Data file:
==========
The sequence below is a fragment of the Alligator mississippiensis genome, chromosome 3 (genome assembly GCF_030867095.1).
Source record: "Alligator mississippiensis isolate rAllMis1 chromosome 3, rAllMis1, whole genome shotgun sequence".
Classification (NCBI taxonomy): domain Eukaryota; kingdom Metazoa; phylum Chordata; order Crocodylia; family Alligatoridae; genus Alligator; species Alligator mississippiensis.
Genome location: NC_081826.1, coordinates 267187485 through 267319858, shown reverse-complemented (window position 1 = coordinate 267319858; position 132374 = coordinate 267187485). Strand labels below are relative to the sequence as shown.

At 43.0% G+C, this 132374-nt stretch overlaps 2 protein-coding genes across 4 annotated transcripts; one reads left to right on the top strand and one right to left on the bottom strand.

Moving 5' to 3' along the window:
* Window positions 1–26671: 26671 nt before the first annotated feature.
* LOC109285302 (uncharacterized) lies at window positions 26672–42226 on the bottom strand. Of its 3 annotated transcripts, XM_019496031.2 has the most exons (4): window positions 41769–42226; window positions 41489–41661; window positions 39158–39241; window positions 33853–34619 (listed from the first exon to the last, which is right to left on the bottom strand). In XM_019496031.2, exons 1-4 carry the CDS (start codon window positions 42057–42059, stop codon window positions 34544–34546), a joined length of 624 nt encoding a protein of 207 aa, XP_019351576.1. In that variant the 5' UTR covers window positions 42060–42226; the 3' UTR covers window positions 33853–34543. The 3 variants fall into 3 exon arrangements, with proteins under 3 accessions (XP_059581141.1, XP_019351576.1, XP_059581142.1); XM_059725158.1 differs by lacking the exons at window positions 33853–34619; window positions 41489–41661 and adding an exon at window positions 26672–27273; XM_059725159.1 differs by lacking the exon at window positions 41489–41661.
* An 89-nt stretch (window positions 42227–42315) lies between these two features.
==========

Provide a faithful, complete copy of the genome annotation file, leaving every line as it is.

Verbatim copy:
The sequence below is a fragment of the Alligator mississippiensis genome, chromosome 3 (genome assembly GCF_030867095.1).
Source record: "Alligator mississippiensis isolate rAllMis1 chromosome 3, rAllMis1, whole genome shotgun sequence".
Classification (NCBI taxonomy): domain Eukaryota; kingdom Metazoa; phylum Chordata; order Crocodylia; family Alligatoridae; genus Alligator; species Alligator mississippiensis.
Genome location: NC_081826.1, coordinates 267187485 through 267319858, shown reverse-complemented (window position 1 = coordinate 267319858; position 132374 = coordinate 267187485). Strand labels below are relative to the sequence as shown.

At 43.0% G+C, this 132374-nt stretch overlaps 2 protein-coding genes across 4 annotated transcripts; one reads left to right on the top strand and one right to left on the bottom strand.

Moving 5' to 3' along the window:
* Window positions 1–26671: 26671 nt before the first annotated feature.
* LOC109285302 (uncharacterized) lies at window positions 26672–42226 on the bottom strand. Of its 3 annotated transcripts, XM_019496031.2 has the most exons (4): window positions 41769–42226; window positions 41489–41661; window positions 39158–39241; window positions 33853–34619 (listed from the first exon to the last, which is right to left on the bottom strand). In XM_019496031.2, exons 1-4 carry the CDS (start codon window positions 42057–42059, stop codon window positions 34544–34546), a joined length of 624 nt encoding a protein of 207 aa, XP_019351576.1. In that variant the 5' UTR covers window positions 42060–42226; the 3' UTR covers window positions 33853–34543. The 3 variants fall into 3 exon arrangements, with proteins under 3 accessions (XP_059581141.1, XP_019351576.1, XP_059581142.1); XM_059725158.1 differs by lacking the exons at window positions 33853–34619; window positions 41489–41661 and adding an exon at window positions 26672–27273; XM_059725159.1 differs by lacking the exon at window positions 41489–41661.
* An 89-nt stretch (window positions 42227–42315) lies between these two features.